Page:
And finally, have a nice day and enjoy the pictures. I’ve got a few videos of the thing cutting the Batman/Victor sign, I’ll have to post them to Youtube in order to share them here.

1 Like

That looks like a lot of fun.

That looks like good work for such a tiny spindle. What speed were you using with the 0.5mm DOC?

I’d be interested to hear the bug you found in Marlin. Do you have a link?

The moving seems good too. Are you planning on using just some aux io or some kind of controller?

It would be cool to be able to use the endstop min/max for jogging…

Well I know how much work it takes to redesign the parts, for me. It can assume it was even less fun for you. Nice work. You learned a lot along the way, that is the most satisfying part for me.

The sign looks great.

Definitely want to hear about that bug.

Here’s the commit for the Marlin bug. Really simple stuff, 3 words total:

Here are a couple of videos of the machine cutting that sign:

The end mill was a 2mm ball-end mill with (I think) 8 flutes? I think it’s a tool made for manually working wood. Since I couldn’t easily change tools I ran the whole job with the same mill: adaptive clearing, finishing pass and 2D contour to cut the part out of the wood. It was spinning at 20K RPM (at least that’s what I dialed, but it wasn’t able to maintain that speed in wood). The machine’s speed was around 100mm/s, but I changed adjusted the feed rate in Repetier Host as it was working.

I liked the look of the cut in wood so I set up the final 3D finishing pass to leave those marks in the wood.

@Ryan, redrawing the parts was fun for me: I had a model! I looked at lots of MPCNC pictures and lots of videos. I remember an a-ha moment when I understood how the long screw behind the middle assembly connects and aligns all the parts. By the way, there are very few pictures of the MPCNC from behind, everyone takes pictures from the front. Also a STL of the fully assembled machine would have been grate, but there’s no such thing.

@Jeffeb3, about jogging and movement. The mechanism for controlling the jogging is the simplest part. I can imagine a Pololu-style joystick as an input method, or (in my case) a virtual joystick on the Raspberry Pi touchscreen.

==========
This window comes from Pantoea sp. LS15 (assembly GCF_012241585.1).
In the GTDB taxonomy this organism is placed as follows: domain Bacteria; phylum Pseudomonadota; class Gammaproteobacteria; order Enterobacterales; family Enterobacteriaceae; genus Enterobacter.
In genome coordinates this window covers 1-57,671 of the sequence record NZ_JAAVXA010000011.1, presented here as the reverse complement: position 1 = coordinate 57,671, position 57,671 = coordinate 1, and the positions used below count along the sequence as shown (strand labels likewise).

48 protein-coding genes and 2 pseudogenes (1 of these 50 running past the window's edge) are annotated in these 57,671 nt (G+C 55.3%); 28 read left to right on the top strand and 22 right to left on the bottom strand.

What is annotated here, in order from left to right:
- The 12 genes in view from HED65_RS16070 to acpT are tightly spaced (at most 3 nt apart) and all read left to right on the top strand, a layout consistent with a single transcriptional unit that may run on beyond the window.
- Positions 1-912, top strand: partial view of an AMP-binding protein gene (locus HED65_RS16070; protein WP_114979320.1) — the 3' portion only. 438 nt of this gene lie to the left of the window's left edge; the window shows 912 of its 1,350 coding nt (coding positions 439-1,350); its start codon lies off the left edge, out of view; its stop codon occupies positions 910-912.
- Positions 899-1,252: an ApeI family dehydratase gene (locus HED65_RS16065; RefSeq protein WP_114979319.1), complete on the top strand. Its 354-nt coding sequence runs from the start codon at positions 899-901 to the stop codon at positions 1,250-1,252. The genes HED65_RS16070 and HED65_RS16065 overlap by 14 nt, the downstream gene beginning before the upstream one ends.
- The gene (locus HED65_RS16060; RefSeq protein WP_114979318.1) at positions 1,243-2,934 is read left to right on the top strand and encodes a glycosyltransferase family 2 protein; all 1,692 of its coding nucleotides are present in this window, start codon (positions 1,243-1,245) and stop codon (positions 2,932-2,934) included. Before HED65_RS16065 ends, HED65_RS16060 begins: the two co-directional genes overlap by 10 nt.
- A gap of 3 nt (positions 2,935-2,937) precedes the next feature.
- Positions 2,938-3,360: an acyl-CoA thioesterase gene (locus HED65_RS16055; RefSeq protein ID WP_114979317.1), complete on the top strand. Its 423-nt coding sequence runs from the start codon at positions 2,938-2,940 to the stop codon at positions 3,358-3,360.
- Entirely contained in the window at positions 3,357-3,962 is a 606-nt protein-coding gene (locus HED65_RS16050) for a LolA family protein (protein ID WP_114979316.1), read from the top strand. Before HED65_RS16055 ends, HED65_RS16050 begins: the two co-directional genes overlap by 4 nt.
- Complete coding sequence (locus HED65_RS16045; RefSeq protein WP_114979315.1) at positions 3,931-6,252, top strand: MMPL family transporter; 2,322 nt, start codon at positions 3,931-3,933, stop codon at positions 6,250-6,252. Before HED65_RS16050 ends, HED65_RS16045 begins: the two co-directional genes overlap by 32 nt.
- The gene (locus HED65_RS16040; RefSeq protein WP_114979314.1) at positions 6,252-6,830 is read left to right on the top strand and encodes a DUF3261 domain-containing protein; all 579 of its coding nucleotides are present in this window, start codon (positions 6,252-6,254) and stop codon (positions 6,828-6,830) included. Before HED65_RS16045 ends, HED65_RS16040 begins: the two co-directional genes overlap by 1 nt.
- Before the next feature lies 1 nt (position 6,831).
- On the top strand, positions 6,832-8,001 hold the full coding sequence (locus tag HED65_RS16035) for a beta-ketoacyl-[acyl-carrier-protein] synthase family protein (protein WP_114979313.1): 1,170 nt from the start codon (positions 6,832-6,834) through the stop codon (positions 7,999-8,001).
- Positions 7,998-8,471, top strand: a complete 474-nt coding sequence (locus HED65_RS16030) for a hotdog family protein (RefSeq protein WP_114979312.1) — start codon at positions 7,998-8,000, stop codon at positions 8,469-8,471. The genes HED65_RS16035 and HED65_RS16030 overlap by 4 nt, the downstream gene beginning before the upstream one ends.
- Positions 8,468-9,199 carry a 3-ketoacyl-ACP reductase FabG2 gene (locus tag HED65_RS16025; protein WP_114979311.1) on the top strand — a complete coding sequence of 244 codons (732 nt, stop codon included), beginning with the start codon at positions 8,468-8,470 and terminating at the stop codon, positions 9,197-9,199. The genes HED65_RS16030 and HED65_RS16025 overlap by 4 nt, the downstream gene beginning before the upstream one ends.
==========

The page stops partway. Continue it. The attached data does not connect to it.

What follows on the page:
The difficult part is making this work in the firmware. Marlin wants all the moves to go through it’s motion planner, and this planner has a buffer. When you issue a move command you don’t know if it’ll start executing immediately or there are 10 other commands pending! Then there’s the interrupt routine that actually generates the pulses that move the stepper. Marlin’s been through a lot, and you can see this in the code. The ISR that generates the pulses also reads the end-stops. The code that translates kinematic movements (think Delta printer) and the code that handles bed leveling has hooks in the planner module. Proper jogging needs to be under the firmware control (ie: I can’t just skip the ISR and the planner) so that all those extras get the chance to do what they need to do.

My plan is to implement a G-Code that takes as parameter a move intent vector: direction+speed, not actual destination coordinates. This code would then generate planner-based short moves “just-in-time”, based on current coordinates and current move intent, in a way that maintains the planner’s buffer almost empty at all times. Hopefully the time between changing the move intent vector (moving the joystick from forward to left) and actually seeing the tool change direction would be very short.

Holy cow, I swear I tested both versions and the offsets worked both axes and both versions. I even tested on two machines, dang. I did most of the testing in V2 but still, I really hope we didn’t leave that out. Thanks for the fix!



Hmmm. What happens if it gets disconnected? Will it just drive forever? What about changing directions? If you are moving in the positive X at 10mm/s and you send a direction in +y at 10mm/s, the machine needs to slow down, and make the turn, then speed up. That’s quite a contradiction to the current movement scheme.

After you think these things through, I wonder if you can do the same thing or similar with some relative coordinates, just keeping the buffer small. IDK. Maybe you can’t.

It’s an interesting problem. Let me know if I can help (although, I’m very short on time at the moment). I think an octoprint plugin would be pretty awesome for this, possibly. Or a CNC.js plugin. They would have a lot of machine information and installation/lifecycle stuff figured out already.